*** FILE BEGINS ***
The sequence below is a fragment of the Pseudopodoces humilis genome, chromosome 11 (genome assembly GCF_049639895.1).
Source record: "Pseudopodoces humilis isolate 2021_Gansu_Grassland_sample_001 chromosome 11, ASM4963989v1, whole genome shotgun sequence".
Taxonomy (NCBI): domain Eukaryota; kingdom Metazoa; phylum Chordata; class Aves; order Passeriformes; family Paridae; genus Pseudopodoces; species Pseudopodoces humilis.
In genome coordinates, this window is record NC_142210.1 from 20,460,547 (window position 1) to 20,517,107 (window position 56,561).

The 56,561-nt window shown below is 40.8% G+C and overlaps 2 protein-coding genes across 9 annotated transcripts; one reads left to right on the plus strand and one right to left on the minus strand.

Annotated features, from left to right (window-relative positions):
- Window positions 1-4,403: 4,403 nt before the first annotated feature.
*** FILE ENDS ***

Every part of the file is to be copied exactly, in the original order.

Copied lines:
The sequence below is a fragment of the Pseudopodoces humilis genome, chromosome 11 (genome assembly GCF_049639895.1).
Source record: "Pseudopodoces humilis isolate 2021_Gansu_Grassland_sample_001 chromosome 11, ASM4963989v1, whole genome shotgun sequence".
Taxonomy (NCBI): domain Eukaryota; kingdom Metazoa; phylum Chordata; class Aves; order Passeriformes; family Paridae; genus Pseudopodoces; species Pseudopodoces humilis.
In genome coordinates, this window is record NC_142210.1 from 20,460,547 (window position 1) to 20,517,107 (window position 56,561).

The 56,561-nt window shown below is 40.8% G+C and overlaps 2 protein-coding genes across 9 annotated transcripts; one reads left to right on the plus strand and one right to left on the minus strand.

Annotated features, from left to right (window-relative positions):
- Window positions 1-4,403: 4,403 nt before the first annotated feature.